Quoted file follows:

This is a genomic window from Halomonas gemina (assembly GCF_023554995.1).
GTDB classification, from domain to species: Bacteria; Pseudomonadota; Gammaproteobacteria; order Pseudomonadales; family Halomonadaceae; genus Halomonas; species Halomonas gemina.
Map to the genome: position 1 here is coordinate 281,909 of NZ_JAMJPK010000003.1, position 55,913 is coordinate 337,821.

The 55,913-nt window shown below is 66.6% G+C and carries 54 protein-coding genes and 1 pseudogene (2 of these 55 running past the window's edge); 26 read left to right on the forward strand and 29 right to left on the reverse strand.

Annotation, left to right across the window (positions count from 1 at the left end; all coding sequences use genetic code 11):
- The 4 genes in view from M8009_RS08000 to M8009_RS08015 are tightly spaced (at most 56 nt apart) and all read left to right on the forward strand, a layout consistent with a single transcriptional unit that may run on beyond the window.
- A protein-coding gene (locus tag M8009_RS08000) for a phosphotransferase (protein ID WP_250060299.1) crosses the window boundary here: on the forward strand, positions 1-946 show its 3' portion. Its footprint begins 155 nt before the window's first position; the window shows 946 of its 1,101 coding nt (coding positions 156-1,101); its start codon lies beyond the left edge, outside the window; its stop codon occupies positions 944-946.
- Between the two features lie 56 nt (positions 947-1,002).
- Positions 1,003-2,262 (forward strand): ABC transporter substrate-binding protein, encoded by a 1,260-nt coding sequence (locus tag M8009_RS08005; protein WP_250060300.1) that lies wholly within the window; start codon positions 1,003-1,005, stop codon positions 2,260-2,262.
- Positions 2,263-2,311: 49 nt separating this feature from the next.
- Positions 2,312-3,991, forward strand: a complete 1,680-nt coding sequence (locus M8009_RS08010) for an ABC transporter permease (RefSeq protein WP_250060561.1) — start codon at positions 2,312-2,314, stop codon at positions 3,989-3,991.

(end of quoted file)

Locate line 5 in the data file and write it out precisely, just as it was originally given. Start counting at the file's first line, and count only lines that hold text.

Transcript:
Annotation, left to right across the window (positions count from 1 at the left end; all coding sequences use genetic code 11):